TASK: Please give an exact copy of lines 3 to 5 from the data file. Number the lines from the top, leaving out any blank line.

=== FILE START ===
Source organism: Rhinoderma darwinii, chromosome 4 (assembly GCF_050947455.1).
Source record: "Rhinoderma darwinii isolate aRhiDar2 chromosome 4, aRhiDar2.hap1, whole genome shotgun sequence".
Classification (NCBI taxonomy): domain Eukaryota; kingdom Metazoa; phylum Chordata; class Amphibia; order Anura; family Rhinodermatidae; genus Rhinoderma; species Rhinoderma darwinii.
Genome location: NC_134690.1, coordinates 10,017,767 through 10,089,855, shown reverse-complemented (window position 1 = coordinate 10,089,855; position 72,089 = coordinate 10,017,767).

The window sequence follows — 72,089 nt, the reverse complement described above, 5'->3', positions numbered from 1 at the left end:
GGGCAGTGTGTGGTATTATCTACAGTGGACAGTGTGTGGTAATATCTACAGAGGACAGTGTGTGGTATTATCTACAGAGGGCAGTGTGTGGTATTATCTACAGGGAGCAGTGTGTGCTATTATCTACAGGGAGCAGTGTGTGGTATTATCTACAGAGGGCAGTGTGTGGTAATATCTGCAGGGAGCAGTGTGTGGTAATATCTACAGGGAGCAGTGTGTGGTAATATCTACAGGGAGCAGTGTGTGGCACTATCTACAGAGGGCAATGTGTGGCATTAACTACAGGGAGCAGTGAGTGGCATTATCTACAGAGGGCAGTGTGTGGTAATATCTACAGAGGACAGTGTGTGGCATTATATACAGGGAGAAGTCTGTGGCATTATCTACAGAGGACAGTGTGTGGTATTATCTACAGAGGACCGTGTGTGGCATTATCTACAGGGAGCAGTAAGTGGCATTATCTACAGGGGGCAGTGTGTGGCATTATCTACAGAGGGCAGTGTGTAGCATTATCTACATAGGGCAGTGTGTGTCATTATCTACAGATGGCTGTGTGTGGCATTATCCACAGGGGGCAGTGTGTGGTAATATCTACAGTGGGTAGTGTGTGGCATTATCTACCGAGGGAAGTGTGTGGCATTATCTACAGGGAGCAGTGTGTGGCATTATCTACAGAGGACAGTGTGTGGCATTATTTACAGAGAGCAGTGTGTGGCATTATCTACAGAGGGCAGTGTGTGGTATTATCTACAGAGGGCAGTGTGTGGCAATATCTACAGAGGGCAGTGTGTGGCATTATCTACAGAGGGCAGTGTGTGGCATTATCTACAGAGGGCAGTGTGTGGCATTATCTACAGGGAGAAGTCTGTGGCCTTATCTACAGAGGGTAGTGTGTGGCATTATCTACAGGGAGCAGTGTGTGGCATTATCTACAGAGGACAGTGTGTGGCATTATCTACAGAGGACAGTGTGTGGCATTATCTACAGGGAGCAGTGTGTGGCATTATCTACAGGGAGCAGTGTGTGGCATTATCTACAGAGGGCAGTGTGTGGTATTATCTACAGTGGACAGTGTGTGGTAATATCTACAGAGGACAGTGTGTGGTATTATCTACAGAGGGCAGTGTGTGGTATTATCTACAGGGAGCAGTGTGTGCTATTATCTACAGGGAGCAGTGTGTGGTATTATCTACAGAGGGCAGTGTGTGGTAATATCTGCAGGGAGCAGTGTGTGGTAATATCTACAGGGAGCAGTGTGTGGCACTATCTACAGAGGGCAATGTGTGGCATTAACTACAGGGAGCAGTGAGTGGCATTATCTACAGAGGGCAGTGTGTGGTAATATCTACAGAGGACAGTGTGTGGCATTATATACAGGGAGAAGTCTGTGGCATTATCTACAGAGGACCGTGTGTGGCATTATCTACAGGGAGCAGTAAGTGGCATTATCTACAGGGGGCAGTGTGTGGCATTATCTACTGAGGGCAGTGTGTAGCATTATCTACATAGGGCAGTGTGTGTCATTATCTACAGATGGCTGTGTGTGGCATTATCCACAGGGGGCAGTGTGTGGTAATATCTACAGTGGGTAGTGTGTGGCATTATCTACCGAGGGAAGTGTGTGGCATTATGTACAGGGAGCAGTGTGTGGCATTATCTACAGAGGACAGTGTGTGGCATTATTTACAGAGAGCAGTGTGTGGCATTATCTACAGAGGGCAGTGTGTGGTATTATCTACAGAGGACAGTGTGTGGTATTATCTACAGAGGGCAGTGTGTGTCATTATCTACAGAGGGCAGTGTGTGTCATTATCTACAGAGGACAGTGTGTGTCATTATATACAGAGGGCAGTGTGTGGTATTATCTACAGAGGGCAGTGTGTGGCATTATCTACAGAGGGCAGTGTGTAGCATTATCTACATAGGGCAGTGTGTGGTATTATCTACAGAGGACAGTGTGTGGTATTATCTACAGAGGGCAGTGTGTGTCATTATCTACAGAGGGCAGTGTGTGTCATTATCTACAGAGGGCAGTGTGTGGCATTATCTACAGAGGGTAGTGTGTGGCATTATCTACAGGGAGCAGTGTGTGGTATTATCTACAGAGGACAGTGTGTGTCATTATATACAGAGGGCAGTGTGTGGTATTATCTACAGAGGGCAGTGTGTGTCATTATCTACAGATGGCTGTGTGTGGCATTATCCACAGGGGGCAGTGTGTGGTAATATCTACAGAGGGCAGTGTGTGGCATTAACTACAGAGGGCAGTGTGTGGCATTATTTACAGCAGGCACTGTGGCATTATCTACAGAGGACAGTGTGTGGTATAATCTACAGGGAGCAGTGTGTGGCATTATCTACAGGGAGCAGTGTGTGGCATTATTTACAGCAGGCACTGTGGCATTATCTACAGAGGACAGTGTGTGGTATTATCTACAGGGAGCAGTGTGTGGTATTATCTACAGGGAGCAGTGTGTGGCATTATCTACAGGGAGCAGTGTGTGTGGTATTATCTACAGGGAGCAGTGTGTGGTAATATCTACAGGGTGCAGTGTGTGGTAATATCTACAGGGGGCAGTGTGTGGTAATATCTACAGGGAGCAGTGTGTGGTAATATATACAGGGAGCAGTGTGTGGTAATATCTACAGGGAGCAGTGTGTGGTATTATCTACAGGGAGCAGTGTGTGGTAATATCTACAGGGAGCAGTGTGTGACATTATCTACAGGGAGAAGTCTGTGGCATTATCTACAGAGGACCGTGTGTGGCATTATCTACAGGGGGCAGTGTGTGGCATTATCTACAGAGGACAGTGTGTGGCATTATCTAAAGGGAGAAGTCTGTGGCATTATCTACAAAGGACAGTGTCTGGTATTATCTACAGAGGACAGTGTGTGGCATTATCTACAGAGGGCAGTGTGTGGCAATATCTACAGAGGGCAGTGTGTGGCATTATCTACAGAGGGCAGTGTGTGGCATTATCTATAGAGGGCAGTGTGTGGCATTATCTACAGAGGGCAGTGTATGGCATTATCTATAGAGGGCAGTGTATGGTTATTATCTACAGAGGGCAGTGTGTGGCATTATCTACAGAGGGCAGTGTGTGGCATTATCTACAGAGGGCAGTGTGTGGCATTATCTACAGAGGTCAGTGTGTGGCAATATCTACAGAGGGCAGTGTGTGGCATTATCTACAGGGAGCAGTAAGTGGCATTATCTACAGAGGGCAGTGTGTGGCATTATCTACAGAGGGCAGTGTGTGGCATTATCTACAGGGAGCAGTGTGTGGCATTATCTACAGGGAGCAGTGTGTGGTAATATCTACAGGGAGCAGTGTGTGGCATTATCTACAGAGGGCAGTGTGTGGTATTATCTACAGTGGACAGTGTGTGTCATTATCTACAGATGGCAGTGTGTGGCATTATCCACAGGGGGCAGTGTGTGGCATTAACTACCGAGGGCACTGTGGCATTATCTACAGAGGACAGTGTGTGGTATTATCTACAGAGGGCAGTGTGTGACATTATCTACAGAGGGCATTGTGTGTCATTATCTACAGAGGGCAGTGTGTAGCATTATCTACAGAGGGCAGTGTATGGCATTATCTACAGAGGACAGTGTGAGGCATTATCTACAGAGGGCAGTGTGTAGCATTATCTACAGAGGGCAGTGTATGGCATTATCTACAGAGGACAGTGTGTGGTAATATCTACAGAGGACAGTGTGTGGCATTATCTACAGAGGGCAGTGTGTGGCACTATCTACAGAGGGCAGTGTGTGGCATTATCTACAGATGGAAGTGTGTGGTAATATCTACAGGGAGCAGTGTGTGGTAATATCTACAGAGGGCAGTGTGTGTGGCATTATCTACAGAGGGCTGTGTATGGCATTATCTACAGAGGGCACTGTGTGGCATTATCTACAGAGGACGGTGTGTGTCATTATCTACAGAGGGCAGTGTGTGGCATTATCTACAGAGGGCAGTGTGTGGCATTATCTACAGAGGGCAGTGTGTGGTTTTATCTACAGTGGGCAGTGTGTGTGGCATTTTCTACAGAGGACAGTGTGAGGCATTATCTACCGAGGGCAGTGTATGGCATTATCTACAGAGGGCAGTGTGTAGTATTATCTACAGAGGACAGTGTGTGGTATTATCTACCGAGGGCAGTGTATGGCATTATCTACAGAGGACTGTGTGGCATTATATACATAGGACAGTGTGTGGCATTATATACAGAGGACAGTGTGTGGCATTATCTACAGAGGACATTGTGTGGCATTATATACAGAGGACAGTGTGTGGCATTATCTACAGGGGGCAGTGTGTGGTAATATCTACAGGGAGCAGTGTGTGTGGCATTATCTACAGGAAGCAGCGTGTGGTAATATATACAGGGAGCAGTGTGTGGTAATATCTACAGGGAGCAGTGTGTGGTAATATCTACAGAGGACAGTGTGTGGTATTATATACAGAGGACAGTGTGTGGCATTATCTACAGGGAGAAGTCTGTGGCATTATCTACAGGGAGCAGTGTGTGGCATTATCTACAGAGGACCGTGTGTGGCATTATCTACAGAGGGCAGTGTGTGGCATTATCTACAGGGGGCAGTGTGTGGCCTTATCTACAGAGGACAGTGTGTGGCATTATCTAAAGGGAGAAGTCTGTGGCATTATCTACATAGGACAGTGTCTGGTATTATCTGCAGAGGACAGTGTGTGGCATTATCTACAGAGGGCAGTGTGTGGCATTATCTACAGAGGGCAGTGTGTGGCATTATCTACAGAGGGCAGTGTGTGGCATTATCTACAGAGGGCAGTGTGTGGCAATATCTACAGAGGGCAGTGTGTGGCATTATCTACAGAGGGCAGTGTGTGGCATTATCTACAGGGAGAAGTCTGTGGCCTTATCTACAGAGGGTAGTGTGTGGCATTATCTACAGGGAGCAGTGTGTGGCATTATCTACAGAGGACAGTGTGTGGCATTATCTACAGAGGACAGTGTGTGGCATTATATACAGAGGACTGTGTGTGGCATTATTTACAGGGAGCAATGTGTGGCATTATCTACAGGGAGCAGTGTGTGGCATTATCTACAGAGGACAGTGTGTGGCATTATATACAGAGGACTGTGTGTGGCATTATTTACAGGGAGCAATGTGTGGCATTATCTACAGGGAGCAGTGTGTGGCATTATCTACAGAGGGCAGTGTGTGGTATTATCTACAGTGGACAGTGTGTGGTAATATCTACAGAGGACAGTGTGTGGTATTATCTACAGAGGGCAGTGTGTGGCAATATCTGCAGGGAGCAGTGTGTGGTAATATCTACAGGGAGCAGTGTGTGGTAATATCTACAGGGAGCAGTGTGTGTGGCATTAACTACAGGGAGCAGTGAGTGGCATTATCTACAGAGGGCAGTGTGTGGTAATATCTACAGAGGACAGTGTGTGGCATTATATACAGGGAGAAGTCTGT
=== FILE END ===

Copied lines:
Classification (NCBI taxonomy): domain Eukaryota; kingdom Metazoa; phylum Chordata; class Amphibia; order Anura; family Rhinodermatidae; genus Rhinoderma; species Rhinoderma darwinii.
Genome location: NC_134690.1, coordinates 10,017,767 through 10,089,855, shown reverse-complemented (window position 1 = coordinate 10,089,855; position 72,089 = coordinate 10,017,767).

The window sequence follows — 72,089 nt, the reverse complement described above, 5'->3', positions numbered from 1 at the left end: